So with the New Year and President Obama facing another general election campaign in 2012, he’s out again with a politically motivated energy decision.  Buried in a White House jobs report were several passages unearthed by the Wall Street Journal extolling the virtues of natural gas extraction from shale rock formations.  Engineers shoot water into the rock to fracture it, and then bring the mixture of gas, water and rock to the surface.  The process is known as fracking, and it too has its environmental critics.  But unlike the Republican-dominated Gulf states, one of the largest deposits of natural gas fracking lies underneath Ohio, Pennsylvania and New York – three Northeastern states Obama needs to carry again to win reelection.  Moreover, since the Marcellus Shale formation also touches West Virginia and Kentucky, there’s a chance natural gas could be sold on the campaign trail as the new coal. 

Too bad for the coal companies and their employees; they will probably be out of business thanks to being in the wrong industry when Obama picks his winners and losers.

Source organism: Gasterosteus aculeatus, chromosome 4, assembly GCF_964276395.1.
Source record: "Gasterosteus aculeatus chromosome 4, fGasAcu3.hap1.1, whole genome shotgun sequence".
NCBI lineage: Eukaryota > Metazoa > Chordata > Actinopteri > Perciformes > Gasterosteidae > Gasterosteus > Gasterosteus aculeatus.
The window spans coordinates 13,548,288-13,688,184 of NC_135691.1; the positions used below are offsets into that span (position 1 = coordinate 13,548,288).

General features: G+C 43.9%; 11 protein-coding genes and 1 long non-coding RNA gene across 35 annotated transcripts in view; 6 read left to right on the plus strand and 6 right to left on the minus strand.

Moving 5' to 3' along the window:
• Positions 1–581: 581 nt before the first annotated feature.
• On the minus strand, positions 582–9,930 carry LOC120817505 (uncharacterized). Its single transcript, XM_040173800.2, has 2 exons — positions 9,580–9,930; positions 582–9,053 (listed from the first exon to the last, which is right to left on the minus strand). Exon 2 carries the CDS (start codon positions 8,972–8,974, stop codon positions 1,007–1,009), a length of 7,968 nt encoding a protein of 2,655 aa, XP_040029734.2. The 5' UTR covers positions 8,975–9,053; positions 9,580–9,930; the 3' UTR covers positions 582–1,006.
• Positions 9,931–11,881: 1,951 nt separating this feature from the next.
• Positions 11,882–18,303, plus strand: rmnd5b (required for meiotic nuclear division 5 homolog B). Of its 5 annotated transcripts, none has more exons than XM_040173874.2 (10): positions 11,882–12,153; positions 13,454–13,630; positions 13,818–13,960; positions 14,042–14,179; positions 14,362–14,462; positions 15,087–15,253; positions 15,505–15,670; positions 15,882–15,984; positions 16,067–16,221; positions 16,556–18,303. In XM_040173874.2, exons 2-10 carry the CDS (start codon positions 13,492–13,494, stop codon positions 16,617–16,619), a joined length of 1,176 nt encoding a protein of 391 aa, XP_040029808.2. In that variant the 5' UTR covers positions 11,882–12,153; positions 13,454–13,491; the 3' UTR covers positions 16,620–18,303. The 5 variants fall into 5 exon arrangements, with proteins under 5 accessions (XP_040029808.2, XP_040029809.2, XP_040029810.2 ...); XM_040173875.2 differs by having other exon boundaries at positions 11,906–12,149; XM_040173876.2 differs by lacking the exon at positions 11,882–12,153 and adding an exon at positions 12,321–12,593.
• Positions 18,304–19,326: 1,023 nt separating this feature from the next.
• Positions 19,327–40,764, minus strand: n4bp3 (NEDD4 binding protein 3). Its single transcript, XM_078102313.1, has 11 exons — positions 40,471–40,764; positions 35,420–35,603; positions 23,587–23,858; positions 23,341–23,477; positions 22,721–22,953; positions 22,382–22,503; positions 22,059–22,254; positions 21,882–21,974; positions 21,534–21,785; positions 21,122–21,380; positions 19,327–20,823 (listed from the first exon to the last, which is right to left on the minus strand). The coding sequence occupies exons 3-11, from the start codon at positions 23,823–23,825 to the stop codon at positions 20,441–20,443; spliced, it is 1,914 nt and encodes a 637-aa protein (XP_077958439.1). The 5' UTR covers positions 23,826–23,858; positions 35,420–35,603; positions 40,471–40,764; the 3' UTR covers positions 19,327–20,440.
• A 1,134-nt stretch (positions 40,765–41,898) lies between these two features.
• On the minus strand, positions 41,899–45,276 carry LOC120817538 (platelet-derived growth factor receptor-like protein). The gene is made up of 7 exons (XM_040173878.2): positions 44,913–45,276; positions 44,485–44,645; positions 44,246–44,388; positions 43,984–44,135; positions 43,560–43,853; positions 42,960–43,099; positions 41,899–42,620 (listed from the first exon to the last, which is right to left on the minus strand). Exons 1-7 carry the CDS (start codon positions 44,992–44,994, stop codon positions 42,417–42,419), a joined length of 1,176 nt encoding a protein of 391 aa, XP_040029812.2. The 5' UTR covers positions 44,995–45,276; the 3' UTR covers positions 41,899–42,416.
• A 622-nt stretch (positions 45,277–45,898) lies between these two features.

Question of the Week   
In which of the following years did the U.S. Census Bureau start using standardized questionnaires for the decennial census?
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"MIAMI -- President Donald Trump was the big winner of the first 2020 Democratic debate.The Republican commander in chief, who was on his way to an economic summit in Osaka, Japan, emerged from the scrap largely unscathed -- barely mentioned at all -- even though he is a uniquely antagonizing and energizing force for Democratic voters.At the same time, the 10 candidates who were in the room here at…[more]
 
 
—Jonathan Allen, NBC News National Political Reporter
— Jonathan Allen, NBC News National Political Reporter
 
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In response to the escalating series of provocations by Iran, do you believe Pres. Trump's measured response, including positioning of military assets and documenting Iran's actions to allies, is better policy than immediate retaliatory strikes?